Now, a new face of the drug user is emerging. For decades, the face was one of a male. Drug problem was always primarily a male problem. Now, for the last few years, girls' colleges are reporting the problem and all-girls' hostel wardens talk of incidents of violence over drugs. Phrases are being flogged to death: "The drug abuse has become like a cancer at the heart of our society" pulls at heart strings no more. As sensitivities get numbed, talk about creating awareness among the people sounds more and more hollow.
Substance abusers get into depression, display anxiety, experience powerlessness and low levels of self-esteem. To boot, there's often a surge of criminal activity since the pathway to crime usually proceeds from trauma to drug use. At this level, drug comes in as a sort of self-medication and then goes on to become addiction and finally to crime to support these addictions.
Physical, mental, verbal and financial abuse follow soon. "I don't know why. I didn't realize it. I loved my family so much. They were supportive of me. They were there for me, but I didn't deserve what my husband put me through." You get stock responses of this kind, but the liquor vends are on the increase, government responds with advertisements of even more thekas and cops across the state often fight with local women groups protesting against a vend near the village school.
Drug rehabilitation programs do not work since therapy works rarely with outpatients  while shame and stigma works against a stay in rehabilitation centers. In such a scenario, instead of something like the AA movement, Punjab is witnessing the new age scientist making money: De-addiction treatment with laser therapy.
With farming in crisis, farmer suicides daily staple news, primary school education in doldrums and medicare support from the next door dispensary or hospital in tatters, the vibrancy of Punjab is a myth. When young men come down to selling their blood to procure the daily dose of deadly drugs, or even beg on the streets to keep their addiction alive, words lose meaning. The media is meant to tell you what is happening, but in this case, you have a ring side view of the reality yourself. The skeletal structure, pallor, deep sunken eyes, and particularly the multiple injection marks on his arms, give him away, telling the tale of his notorious past. You know this is the face of Punjab today, not the politician who claims to turn it into California, unless he has seen that dark side of California which, God forbid, he may be planning to gift wrap for us.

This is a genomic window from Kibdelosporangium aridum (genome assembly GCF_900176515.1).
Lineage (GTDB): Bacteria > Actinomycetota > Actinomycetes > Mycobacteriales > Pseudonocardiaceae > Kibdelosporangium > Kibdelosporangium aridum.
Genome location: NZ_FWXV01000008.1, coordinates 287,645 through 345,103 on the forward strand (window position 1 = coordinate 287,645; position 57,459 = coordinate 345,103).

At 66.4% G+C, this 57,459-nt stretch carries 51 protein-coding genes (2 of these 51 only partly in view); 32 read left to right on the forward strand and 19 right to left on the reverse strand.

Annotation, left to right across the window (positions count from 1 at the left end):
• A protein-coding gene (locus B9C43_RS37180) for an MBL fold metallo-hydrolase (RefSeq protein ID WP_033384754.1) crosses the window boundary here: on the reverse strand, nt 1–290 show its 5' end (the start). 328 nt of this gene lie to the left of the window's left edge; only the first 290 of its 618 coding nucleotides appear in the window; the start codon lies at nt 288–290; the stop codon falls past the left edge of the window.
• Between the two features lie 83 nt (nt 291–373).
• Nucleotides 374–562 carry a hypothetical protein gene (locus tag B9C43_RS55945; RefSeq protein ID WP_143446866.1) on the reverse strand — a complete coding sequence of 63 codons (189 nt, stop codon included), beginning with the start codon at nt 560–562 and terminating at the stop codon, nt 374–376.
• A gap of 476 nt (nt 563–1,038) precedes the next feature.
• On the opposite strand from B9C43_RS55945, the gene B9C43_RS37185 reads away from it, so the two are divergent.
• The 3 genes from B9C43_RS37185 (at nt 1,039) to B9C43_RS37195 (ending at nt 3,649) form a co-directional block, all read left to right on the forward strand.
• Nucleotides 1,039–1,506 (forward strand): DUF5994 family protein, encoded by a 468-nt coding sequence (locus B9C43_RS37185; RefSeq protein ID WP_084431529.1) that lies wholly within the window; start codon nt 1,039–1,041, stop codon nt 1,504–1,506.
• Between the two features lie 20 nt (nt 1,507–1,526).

From the first taste of bhukki or the harmless gutka, the problem of epidemic proportions first arrives in sachet sizes. Soon, the route to graduation winds through cough syrups like phansydril and corex, proxyvon, Dormant 10, diazepam tablets and hits the potent road of opium, charas, ganja, mandrax, smack, heroin, pausing at times at lizards' tails and quaint application of shoe polish, smelling petrol and iodex spread on bread.
In the cities comes peer influence, thrill-seeking and curiosity. "With the consumption of intoxicants having become so widespread, an introduction to them is treated as some kind of a coming-of-age ceremony by most boys," said Prof Manjit Singh of Panjab University's Sociology Department.
Another professor narrated the tale of a boy who knew what was wrong with him, failed to do anything about it and then finally came up with a solution. "It was really frightening when he one day asked his mother to shoot him dead so as to save him from this misery."
Do we have that option? Asking that we be wiped off the face of the earth so that at least our memory survives that we were once a vibrant state, our mustard fields were yellow, our farmers fed this country, our lovers crossed the Chenab on unbaked pots, our young men died on the borders with bayonets in hands, our girls kept up their chins up in the worst of the circumstances and our women replaced the bull on whose horns the earth rests?
May be that is a solution which will help us hide the ugly reality that we killed our daughters in the wombs, refused to recognise the greatness of our own culture, divorced our mother tongue Punjabi, ended the tradition of an engagement with the written word, and then finally picked up the bottle, jabbed syringes into our wrists, expertly made opium balls, and then met at the Club Glassi Junctions to sing Aa ja mitran de theke te, glassi naal glassi kharkke.
Juxtapositions, as I said, often confuse us, or, as the village idiot character of Sharat Joshi's tales often says it pithily, sometimes they don't. Strange how the idiots are increasingly sounding so intelligent these days! Or are we in a stupor to even recognize who is an idiot? If we don't get this right quickly, Sohna Punjab will soon be Lapataganj.